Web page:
The Five Faces Of Cloud Computing

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Cloud computing is one of the biggest innovations of the 21st Century. Moving into 2014, cloud computing remains a big IT trend. It is a broad term that covers any type of computing or storage service that is delivered to users from remote servers. This mode of service has technically been in place for years, with online email services being one common example. As technology has progressed, a variety of services can now be provided from the cloud, such as file storage and the ability to run an entire program without having them installed on your computer. Cloud computing allows for pay-per-use or charge-per-use access to applications, software development and deployment environments, and computing infrastructure. Furthermore, it…show more content…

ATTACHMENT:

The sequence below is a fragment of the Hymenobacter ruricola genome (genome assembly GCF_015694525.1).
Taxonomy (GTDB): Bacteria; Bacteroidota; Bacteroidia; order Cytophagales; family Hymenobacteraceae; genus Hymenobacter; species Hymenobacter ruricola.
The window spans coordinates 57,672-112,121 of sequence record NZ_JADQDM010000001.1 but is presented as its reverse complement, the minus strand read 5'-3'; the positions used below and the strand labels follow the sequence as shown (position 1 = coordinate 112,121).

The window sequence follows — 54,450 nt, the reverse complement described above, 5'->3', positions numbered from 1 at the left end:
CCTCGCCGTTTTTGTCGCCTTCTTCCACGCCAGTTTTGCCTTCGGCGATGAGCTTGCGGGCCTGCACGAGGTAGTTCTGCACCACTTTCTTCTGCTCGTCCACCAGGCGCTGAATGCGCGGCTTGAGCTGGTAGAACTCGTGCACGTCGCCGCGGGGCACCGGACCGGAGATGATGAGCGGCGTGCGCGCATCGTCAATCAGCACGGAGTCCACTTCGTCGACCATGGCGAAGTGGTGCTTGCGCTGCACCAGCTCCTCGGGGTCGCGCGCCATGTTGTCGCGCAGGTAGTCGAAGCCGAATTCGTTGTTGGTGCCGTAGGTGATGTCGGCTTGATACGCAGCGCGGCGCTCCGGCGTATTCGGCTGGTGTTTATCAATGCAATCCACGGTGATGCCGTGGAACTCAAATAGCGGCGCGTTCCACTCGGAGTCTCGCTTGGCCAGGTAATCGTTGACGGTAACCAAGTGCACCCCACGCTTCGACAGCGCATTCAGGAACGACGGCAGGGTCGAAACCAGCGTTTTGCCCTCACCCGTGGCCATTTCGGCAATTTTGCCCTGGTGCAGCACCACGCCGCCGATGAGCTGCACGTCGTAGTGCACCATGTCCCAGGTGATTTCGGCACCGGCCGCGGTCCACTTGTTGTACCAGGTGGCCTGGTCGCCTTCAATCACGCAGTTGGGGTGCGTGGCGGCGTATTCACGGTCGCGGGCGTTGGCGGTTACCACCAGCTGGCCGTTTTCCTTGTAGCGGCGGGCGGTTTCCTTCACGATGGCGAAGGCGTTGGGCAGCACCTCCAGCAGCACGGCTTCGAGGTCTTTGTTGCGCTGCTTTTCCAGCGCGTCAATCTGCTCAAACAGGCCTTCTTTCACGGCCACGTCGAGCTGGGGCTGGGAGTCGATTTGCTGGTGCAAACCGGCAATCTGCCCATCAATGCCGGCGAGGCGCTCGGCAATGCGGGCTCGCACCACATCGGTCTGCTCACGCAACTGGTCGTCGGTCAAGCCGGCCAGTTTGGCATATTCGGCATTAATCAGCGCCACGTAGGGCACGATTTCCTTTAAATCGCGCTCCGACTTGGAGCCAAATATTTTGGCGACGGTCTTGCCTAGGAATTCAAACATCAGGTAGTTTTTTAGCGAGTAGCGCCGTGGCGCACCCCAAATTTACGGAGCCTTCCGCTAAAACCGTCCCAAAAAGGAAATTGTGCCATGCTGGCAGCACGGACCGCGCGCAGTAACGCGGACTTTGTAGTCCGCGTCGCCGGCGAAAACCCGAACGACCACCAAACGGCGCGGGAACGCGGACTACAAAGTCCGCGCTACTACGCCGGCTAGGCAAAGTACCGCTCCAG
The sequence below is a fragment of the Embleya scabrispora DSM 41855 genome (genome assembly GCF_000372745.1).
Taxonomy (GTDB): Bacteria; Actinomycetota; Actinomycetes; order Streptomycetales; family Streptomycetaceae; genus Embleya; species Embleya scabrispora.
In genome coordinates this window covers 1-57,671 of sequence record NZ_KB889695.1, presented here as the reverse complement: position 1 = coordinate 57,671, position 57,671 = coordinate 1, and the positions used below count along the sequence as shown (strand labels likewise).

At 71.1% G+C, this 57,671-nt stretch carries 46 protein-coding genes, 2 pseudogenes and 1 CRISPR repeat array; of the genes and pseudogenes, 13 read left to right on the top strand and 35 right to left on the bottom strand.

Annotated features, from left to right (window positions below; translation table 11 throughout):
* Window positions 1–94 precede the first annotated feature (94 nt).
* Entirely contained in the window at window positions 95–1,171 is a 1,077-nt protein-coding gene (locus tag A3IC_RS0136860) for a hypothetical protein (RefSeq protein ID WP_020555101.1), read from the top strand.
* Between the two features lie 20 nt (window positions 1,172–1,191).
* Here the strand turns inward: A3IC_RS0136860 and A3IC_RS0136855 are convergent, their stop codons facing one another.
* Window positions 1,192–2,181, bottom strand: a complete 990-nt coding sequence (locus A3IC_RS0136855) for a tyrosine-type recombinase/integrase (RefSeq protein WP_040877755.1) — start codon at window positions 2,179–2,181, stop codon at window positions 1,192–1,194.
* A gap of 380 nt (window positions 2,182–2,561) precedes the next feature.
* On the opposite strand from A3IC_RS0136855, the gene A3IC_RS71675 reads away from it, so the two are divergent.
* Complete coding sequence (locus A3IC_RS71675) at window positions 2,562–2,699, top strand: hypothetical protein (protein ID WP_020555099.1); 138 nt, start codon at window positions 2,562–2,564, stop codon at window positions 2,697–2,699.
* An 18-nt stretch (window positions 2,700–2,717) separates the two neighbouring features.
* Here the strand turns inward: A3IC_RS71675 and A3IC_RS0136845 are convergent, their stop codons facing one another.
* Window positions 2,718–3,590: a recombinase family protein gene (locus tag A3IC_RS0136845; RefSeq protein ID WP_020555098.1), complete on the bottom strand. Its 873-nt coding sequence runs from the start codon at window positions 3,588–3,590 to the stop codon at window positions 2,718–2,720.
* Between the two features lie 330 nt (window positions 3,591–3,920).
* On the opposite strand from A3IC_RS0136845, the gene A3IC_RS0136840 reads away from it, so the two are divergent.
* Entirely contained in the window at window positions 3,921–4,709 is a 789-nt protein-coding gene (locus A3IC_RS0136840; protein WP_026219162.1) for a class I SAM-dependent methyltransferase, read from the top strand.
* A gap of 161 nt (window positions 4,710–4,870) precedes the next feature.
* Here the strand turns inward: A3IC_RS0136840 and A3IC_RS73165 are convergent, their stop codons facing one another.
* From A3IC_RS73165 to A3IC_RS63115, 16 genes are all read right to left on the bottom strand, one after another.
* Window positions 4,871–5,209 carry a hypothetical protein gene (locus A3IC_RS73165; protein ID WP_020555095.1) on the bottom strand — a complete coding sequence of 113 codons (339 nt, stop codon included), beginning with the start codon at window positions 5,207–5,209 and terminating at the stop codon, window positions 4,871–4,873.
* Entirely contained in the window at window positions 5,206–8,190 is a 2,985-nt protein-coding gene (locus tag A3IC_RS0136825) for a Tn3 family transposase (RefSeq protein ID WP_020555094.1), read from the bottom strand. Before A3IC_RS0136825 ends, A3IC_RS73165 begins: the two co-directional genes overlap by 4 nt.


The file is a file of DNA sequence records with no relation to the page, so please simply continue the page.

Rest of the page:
The early adopters of cloud computing are the federal government and substantial chain retail companies with various pharmaceutical entities adopting a hybrid approach whereby they use cloud computing for non-critical application such as prescription fulfilment and email. Additionally, “many of these early adopters, especially the federal government, have several data centers spread out across the country. They are outsourcing with cloud computing as a means to consolidate without enormous capital expense (CAPEX), moving more of their budget to operating expense (OPEX)”. Even though large companies and federal government adopted clouding computing first; small and medium business should be one to be interested in this phase. Cloud computing allows these companies to use world-class infrastructure without the need of purchasing hardware and maintaining large support teams. “Pay-per-use also gives them the agility and flexibility to grow quickly when demand increases. On the contrary, in case of decreasing demand, cloud computing provides a convenient way to reduce capacity and avoid sunk costs” . Furthermore, this model is especially appealing for start-up companies, because they usually don’t want to make enormous upfront investments, have no interest in building large operational teams, and need scalability to adapt quickly to changes in demand. After the cluster of the early adopters; some opportunistic adopters started to use the cloud to control the
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